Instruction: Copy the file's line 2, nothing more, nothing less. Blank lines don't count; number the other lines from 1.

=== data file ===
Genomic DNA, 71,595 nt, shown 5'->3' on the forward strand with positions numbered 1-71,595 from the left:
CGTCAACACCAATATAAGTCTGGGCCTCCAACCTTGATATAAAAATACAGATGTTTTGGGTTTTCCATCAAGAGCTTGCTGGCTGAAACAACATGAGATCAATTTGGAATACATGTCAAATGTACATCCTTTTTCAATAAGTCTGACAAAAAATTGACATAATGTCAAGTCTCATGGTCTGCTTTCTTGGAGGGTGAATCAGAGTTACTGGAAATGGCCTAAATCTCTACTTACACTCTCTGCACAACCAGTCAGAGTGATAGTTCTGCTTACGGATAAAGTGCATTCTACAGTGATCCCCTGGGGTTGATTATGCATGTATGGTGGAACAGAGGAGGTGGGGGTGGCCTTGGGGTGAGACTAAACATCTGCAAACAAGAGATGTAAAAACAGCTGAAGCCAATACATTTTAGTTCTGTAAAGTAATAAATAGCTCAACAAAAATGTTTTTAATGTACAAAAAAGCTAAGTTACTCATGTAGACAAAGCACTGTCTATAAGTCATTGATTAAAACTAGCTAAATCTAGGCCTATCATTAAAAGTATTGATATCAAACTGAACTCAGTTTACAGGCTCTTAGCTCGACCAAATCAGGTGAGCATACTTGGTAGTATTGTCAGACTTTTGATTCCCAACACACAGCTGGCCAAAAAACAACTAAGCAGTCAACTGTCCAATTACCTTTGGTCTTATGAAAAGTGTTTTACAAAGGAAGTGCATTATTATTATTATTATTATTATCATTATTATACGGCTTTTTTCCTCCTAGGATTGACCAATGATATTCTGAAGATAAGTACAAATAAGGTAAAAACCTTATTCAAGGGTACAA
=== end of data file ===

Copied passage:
CGTCAACACCAATATAAGTCTGGGCCTCCAACCTTGATATAAAAATACAGATGTTTTGGGTTTTCCATCAAGAGCTTGCTGGCTGAAACAACATGAGATCAATTTGGAATACATGTCAAATGTACATCCTTTTTCAATAAGTCTGACAAAAAATTGACATAATGTCAAGTCTCATGGTCTGCTTTCTTGGAGGGTGAATCAGAGTTACTGGAAATGGCCTAAATCTCTACTTACACTCTCTGCACAACCAGTCAGAGTGATAGTTCTGCTTACGGATAAAGTGCATTCTACAGTGATCCCCTGGGGTTGATTATGCATGTATGGTGGAACAGAGGAGGTGGGGGTGGCCTTGGGGTGAGACTAAACATCTGCAAACAAGAGATGTAAAAACAGCTGAAGCCAATACATTTTAGTTCTGTAAAGTAATAAATAGCTCAACAAAAATGTTTTTAATGTACAAAAAAGCTAAGTTACTCATGTAGACAAAGCACTGTCTATAAGTCATTGATTAAAACTAGCTAAATCTAGGCCTATCATTAAAAGTATTGATATCAAACTGAACTCAGTTTACAGGCTCTTAGCTCGACCAAATCAGGTGAGCATACTTGGTAGTATTGTCAGACTTTTGATTCCCAACACACAGCTGGCCAAAAAACAACTAAGCAGTCAACTGTCCAATTACCTTTGGTCTTATGAAAAGTGTTTTACAAAGGAAGTGCATTATTATTATTATTATTATTATCATTATTATACGGCTTTTTTCCTCCTAGGATTGACCAATGATATTCTGAAGATAAGTACAAATAAGGTAAAAACCTTATTCAAGGGTACAA